Electrical Box Position

An electrical box that is not flush with the ceiling will almost always cause a ceiling fan to wobble. This can be caused by electrical boxes that were simply not installed correctly, have become loose over time, or have screws that have been damaged or have become worn.

How Much Should A Ceiling Fan Wobble?

It's normal for a ceiling fan to have a very slight movement of about an eighth of an inch while it's running at a high setting. If it wobbles more than that, it's a sign that something is off-balance with the fan and it should be inspected as soon as possible.

Why Does The Ceiling Fan Make A Humming Noise?

Most ceiling fan noise is caused by the vibration of its motor. The humming will typically grow louder as the fan is placed on a higher setting.

However, many modern fans come equipped with components that help to mute the amount of humming that normally comes with ceiling fans. However, these components can fail. In which case, you may need to replace the parts or determine the cause of the noise.

Common reasons for ceiling fan humming noises

Unsecure Motor Housing

If you notice that the fan is making the humming sound at every speed, it could be due to a motor housing that has loose screws. To fix this, locate the motor housing on top of the light kit and give all of the screws a quick twist with your screwdriver.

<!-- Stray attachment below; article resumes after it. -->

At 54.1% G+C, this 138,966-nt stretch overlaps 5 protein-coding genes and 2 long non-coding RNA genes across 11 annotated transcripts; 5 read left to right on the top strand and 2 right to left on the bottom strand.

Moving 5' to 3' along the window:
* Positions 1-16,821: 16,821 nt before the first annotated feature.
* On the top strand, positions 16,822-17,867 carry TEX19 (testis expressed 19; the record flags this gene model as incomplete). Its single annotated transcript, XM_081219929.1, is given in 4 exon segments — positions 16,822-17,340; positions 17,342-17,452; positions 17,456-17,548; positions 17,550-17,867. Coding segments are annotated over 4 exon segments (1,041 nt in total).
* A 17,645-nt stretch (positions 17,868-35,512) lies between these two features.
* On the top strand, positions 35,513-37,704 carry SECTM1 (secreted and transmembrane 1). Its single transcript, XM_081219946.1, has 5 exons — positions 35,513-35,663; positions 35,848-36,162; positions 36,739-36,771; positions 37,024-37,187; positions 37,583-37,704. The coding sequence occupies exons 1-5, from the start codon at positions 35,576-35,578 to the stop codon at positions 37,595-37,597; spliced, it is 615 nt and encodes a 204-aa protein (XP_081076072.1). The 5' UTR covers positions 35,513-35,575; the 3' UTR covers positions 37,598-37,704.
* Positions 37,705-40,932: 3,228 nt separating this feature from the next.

Loose Components in Electrical Box

If you notice that your fan makes a loud humming noise, especially when it's operating at a high speed, the issue could be that the electrical box is not securely screwed in place.

It's especially important to fix this issue as soon as possible as it could pose a serious safety risk. Check the top part of the fan where the electrical box meets the motor housing. Look for any protruding, missing, or loose screws and tighten them as needed.

Fan Blade Imbalance

If your fan has any blades that have become warped or damaged, this can throw the fan off-balance, creating an airy humming noise as it rotates. To fix the imbalance, you will need to take a close look at all of the fan's blades and possibly remove them to find the blade that's causing the imbalance. You can also use a level and set it on top of each blade to determine if there is warping.

Unsecured Light Kit

Sometimes the screws on the light kit can become loose, causing the kit to begin rattling or vibrating. If you notice any light humming noises coming from the fan, check the screws on the light kit and make sure that they are secured to its base. You don't necessarily want to tighten the screws as much as possible, as this could actually crack the light kit (especially if it's made of glass), but tighten them enough to where it's securely held in place.

Wrapping Things Up

A wobbling ceiling fan can be fixed by inspecting its blades and motor housing to determine the source of the imbalance. If you have inspected your fan but still can't seem to nail down the source of the imbalance, you may need to contact a ceiling fan installation expert to have them take a look at it. Before you go, be sure to check out some of our other posts:

Why Is The Ceiling Fan Clicking? [And How To Fix That]

How Many Blades Are Best On A Ceiling Fan?